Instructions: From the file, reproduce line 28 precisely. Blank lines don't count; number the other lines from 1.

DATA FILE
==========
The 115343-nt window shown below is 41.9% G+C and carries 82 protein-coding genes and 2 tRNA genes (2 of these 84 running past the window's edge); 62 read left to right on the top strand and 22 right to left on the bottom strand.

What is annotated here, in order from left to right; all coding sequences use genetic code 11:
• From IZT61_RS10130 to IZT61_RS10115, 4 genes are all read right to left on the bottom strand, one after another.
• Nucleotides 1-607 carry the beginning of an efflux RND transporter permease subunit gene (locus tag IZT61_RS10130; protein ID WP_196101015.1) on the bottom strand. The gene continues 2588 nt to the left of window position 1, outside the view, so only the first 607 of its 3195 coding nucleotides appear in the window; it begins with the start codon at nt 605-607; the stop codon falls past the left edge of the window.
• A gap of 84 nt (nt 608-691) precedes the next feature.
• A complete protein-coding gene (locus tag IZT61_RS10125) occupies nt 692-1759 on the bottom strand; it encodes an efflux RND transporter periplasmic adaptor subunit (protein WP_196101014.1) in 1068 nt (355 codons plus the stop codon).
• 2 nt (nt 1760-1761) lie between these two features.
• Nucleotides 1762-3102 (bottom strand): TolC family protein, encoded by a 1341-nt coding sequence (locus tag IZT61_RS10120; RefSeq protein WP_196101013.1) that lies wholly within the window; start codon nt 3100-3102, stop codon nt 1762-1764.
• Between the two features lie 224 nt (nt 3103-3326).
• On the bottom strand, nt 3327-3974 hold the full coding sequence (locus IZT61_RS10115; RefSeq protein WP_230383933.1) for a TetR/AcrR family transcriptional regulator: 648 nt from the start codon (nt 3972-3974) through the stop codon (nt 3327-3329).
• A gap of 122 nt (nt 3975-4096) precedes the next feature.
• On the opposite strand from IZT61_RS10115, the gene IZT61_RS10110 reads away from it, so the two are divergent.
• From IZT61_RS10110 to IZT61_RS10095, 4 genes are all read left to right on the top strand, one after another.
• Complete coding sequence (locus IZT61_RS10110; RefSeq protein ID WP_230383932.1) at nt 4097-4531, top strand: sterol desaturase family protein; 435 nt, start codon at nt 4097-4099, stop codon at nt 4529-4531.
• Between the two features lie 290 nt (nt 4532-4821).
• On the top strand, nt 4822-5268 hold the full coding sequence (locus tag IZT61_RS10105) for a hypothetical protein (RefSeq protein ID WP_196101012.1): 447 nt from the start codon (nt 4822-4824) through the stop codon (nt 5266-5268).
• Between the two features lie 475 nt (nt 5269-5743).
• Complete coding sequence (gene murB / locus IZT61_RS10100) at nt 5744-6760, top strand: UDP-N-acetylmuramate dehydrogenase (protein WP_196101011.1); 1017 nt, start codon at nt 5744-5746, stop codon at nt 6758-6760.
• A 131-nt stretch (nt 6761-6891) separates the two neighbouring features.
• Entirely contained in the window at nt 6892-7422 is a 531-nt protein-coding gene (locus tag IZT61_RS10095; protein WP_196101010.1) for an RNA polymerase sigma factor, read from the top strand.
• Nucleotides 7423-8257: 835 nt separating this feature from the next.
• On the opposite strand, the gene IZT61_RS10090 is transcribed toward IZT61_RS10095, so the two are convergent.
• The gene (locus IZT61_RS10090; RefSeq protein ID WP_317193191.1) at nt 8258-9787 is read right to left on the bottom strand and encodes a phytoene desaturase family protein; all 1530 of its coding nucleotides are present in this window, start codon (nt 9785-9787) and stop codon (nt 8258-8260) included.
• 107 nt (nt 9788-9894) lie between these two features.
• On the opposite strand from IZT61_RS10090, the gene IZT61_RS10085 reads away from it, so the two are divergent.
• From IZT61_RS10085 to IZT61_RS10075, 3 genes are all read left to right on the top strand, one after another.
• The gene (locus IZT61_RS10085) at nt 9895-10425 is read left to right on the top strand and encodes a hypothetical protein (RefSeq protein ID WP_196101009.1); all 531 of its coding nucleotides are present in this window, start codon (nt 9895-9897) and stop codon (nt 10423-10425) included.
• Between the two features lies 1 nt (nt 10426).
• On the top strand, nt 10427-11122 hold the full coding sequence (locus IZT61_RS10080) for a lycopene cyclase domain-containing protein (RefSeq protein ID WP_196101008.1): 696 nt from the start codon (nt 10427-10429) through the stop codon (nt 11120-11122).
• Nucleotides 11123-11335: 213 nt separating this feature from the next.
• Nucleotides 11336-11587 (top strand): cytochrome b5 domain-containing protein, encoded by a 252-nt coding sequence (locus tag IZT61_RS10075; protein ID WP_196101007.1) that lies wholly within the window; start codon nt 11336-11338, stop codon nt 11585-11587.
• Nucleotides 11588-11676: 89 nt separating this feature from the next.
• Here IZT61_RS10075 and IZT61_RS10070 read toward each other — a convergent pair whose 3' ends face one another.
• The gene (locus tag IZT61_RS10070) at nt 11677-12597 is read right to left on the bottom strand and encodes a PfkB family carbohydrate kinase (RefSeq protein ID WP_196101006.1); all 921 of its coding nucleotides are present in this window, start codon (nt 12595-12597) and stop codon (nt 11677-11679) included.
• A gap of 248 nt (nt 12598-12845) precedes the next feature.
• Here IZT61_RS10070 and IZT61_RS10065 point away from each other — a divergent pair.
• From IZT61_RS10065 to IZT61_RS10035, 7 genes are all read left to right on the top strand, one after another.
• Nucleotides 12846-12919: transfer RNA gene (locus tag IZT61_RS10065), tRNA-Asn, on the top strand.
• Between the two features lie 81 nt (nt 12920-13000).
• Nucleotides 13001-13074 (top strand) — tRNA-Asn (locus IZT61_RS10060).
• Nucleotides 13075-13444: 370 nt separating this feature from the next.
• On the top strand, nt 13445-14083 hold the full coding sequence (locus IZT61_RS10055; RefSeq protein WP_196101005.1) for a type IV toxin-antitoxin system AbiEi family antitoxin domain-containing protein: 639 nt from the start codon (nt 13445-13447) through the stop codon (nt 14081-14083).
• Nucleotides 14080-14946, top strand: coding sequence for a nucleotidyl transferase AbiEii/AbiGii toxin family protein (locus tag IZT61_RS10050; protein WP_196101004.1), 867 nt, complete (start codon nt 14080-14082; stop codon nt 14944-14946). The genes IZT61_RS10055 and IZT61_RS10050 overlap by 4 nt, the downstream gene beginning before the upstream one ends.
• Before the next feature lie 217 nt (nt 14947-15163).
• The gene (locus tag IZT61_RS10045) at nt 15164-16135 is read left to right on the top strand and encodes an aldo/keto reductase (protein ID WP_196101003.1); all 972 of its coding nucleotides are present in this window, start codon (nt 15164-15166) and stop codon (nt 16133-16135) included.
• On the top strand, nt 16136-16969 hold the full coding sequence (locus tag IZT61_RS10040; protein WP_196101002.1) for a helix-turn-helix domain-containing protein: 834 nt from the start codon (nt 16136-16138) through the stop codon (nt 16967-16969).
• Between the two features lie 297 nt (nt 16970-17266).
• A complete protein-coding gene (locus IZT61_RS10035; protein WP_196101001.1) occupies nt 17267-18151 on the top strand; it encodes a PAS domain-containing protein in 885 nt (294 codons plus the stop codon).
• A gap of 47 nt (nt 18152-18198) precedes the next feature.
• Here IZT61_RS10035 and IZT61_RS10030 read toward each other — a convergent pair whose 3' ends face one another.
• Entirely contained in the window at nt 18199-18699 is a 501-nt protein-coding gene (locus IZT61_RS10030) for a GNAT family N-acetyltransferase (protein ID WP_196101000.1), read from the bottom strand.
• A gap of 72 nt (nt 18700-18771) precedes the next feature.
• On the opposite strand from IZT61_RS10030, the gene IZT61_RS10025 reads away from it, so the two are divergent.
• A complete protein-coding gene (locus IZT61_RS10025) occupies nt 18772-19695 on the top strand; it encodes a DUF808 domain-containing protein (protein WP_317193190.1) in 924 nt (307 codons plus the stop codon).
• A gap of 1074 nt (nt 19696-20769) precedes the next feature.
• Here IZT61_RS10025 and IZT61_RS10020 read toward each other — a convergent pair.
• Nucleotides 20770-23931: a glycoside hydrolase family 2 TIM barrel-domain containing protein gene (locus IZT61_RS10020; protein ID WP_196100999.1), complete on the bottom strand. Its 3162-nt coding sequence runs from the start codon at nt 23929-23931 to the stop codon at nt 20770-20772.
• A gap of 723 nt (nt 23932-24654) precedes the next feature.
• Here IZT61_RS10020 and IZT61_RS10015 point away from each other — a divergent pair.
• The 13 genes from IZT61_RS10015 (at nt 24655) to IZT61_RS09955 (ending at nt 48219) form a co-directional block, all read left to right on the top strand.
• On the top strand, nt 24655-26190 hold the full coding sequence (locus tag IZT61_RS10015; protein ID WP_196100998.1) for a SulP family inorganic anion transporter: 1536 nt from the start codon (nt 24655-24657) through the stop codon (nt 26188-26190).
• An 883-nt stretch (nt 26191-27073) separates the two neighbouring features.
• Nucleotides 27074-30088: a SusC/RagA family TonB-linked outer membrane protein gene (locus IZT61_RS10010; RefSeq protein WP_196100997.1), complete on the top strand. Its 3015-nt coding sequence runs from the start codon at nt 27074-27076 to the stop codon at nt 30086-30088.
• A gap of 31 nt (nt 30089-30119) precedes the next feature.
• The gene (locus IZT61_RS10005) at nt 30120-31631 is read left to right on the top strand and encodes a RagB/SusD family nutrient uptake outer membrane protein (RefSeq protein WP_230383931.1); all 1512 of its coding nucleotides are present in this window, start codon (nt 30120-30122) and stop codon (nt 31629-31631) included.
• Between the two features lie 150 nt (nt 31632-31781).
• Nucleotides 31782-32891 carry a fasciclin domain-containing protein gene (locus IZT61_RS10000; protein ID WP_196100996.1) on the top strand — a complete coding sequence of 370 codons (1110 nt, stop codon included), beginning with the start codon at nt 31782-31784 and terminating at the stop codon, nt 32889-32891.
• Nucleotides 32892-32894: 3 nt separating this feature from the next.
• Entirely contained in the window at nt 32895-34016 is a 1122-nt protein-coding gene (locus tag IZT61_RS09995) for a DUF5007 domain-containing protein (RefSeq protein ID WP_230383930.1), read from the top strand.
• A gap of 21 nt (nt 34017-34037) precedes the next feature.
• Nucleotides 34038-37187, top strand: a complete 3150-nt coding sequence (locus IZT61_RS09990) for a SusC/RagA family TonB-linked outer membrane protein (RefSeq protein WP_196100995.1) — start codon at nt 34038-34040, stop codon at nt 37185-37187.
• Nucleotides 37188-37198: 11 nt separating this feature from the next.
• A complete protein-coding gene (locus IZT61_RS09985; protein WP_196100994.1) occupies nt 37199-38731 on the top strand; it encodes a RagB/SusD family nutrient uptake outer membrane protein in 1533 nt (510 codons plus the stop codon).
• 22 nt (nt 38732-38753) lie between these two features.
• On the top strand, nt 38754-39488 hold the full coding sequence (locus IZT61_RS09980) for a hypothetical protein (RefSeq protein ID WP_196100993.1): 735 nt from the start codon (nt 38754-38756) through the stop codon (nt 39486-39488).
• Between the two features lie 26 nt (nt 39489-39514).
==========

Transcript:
• Between the two features lies 1 nt (nt 10426).